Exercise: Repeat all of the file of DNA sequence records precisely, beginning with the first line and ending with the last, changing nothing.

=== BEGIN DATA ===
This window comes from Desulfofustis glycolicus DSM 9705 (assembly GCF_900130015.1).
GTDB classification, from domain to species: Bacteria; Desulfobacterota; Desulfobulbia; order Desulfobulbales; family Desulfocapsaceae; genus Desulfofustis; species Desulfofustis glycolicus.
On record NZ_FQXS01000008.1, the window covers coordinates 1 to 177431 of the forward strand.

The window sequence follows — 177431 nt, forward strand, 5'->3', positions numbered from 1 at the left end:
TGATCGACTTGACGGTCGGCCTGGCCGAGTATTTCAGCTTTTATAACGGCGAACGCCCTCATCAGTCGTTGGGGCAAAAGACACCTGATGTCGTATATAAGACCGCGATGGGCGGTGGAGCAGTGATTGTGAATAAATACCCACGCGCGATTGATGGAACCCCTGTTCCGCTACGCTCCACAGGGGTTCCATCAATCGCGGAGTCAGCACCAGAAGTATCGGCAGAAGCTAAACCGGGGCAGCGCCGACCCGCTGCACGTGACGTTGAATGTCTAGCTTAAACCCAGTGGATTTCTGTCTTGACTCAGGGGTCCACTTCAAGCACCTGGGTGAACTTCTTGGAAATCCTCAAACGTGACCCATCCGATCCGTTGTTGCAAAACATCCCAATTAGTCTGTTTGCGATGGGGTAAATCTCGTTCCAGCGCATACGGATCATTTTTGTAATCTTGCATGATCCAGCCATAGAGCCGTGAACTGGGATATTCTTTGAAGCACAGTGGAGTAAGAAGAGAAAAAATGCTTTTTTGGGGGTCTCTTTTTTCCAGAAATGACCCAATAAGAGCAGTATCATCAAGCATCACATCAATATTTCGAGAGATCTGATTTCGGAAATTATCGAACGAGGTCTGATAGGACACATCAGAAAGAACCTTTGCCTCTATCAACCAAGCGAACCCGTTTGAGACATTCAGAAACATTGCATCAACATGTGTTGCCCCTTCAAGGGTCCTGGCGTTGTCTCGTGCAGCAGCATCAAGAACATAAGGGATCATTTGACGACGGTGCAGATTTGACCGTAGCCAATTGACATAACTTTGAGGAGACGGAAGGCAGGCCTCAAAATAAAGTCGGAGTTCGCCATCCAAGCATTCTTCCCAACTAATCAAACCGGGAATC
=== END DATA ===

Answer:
This window comes from Desulfofustis glycolicus DSM 9705 (assembly GCF_900130015.1).
GTDB classification, from domain to species: Bacteria; Desulfobacterota; Desulfobulbia; order Desulfobulbales; family Desulfocapsaceae; genus Desulfofustis; species Desulfofustis glycolicus.
On record NZ_FQXS01000008.1, the window covers coordinates 1 to 177431 of the forward strand.

The window sequence follows — 177431 nt, forward strand, 5'->3', positions numbered from 1 at the left end:
TGATCGACTTGACGGTCGGCCTGGCCGAGTATTTCAGCTTTTATAACGGCGAACGCCCTCATCAGTCGTTGGGGCAAAAGACACCTGATGTCGTATATAAGACCGCGATGGGCGGTGGAGCAGTGATTGTGAATAAATACCCACGCGCGATTGATGGAACCCCTGTTCCGCTACGCTCCACAGGGGTTCCATCAATCGCGGAGTCAGCACCAGAAGTATCGGCAGAAGCTAAACCGGGGCAGCGCCGACCCGCTGCACGTGACGTTGAATGTCTAGCTTAAACCCAGTGGATTTCTGTCTTGACTCAGGGGTCCACTTCAAGCACCTGGGTGAACTTCTTGGAAATCCTCAAACGTGACCCATCCGATCCGTTGTTGCAAAACATCCCAATTAGTCTGTTTGCGATGGGGTAAATCTCGTTCCAGCGCATACGGATCATTTTTGTAATCTTGCATGATCCAGCCATAGAGCCGTGAACTGGGATATTCTTTGAAGCACAGTGGAGTAAGAAGAGAAAAAATGCTTTTTTGGGGGTCTCTTTTTTCCAGAAATGACCCAATAAGAGCAGTATCATCAAGCATCACATCAATATTTCGAGAGATCTGATTTCGGAAATTATCGAACGAGGTCTGATAGGACACATCAGAAAGAACCTTTGCCTCTATCAACCAAGCGAACCCGTTTGAGACATTCAGAAACATTGCATCAACATGTGTTGCCCCTTCAAGGGTCCTGGCGTTGTCTCGTGCAGCAGCATCAAGAACATAAGGGATCATTTGACGACGGTGCAGATTTGACCGTAGCCAATTGACATAACTTTGAGGAGACGGAAGGCAGGCCTCAAAATAAAGTCGGAGTTCGCCATCCAAGCATTCTTCCCAACTAATCAAACCGGGAATC